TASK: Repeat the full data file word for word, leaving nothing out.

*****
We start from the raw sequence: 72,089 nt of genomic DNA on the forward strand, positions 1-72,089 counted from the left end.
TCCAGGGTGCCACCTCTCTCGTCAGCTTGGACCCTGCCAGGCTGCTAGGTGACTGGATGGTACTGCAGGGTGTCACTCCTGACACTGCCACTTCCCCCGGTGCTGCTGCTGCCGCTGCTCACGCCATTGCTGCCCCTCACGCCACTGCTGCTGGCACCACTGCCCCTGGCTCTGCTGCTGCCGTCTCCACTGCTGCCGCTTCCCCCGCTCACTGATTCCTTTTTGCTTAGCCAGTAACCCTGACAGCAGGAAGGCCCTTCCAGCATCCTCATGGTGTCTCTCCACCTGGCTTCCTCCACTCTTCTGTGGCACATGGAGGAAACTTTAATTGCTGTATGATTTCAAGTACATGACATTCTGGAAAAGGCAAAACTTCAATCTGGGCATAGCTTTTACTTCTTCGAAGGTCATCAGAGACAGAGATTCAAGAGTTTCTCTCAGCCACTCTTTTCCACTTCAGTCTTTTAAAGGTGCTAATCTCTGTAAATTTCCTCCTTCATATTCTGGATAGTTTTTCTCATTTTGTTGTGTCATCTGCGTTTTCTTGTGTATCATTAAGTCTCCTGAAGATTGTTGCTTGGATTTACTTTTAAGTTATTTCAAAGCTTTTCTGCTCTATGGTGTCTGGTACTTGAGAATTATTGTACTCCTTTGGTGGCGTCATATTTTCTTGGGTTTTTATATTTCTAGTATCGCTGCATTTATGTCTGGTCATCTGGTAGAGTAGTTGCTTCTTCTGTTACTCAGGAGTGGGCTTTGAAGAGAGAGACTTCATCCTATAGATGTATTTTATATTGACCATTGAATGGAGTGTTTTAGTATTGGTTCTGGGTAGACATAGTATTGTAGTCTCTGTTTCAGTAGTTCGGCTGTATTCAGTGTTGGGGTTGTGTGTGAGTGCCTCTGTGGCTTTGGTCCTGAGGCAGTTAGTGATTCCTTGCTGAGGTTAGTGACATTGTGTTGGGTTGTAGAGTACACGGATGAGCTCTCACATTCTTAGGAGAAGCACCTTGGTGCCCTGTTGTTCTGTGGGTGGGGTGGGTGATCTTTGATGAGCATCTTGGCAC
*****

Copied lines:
We start from the raw sequence: 72,089 nt of genomic DNA on the forward strand, positions 1-72,089 counted from the left end.
TCCAGGGTGCCACCTCTCTCGTCAGCTTGGACCCTGCCAGGCTGCTAGGTGACTGGATGGTACTGCAGGGTGTCACTCCTGACACTGCCACTTCCCCCGGTGCTGCTGCTGCCGCTGCTCACGCCATTGCTGCCCCTCACGCCACTGCTGCTGGCACCACTGCCCCTGGCTCTGCTGCTGCCGTCTCCACTGCTGCCGCTTCCCCCGCTCACTGATTCCTTTTTGCTTAGCCAGTAACCCTGACAGCAGGAAGGCCCTTCCAGCATCCTCATGGTGTCTCTCCACCTGGCTTCCTCCACTCTTCTGTGGCACATGGAGGAAACTTTAATTGCTGTATGATTTCAAGTACATGACATTCTGGAAAAGGCAAAACTTCAATCTGGGCATAGCTTTTACTTCTTCGAAGGTCATCAGAGACAGAGATTCAAGAGTTTCTCTCAGCCACTCTTTTCCACTTCAGTCTTTTAAAGGTGCTAATCTCTGTAAATTTCCTCCTTCATATTCTGGATAGTTTTTCTCATTTTGTTGTGTCATCTGCGTTTTCTTGTGTATCATTAAGTCTCCTGAAGATTGTTGCTTGGATTTACTTTTAAGTTATTTCAAAGCTTTTCTGCTCTATGGTGTCTGGTACTTGAGAATTATTGTACTCCTTTGGTGGCGTCATATTTTCTTGGGTTTTTATATTTCTAGTATCGCTGCATTTATGTCTGGTCATCTGGTAGAGTAGTTGCTTCTTCTGTTACTCAGGAGTGGGCTTTGAAGAGAGAGACTTCATCCTATAGATGTATTTTATATTGACCATTGAATGGAGTGTTTTAGTATTGGTTCTGGGTAGACATAGTATTGTAGTCTCTGTTTCAGTAGTTCGGCTGTATTCAGTGTTGGGGTTGTGTGTGAGTGCCTCTGTGGCTTTGGTCCTGAGGCAGTTAGTGATTCCTTGCTGAGGTTAGTGACATTGTGTTGGGTTGTAGAGTACACGGATGAGCTCTCACATTCTTAGGAGAAGCACCTTGGTGCCCTGTTGTTCTGTGGGTGGGGTGGGTGATCTTTGATGAGCATCTTGGCAC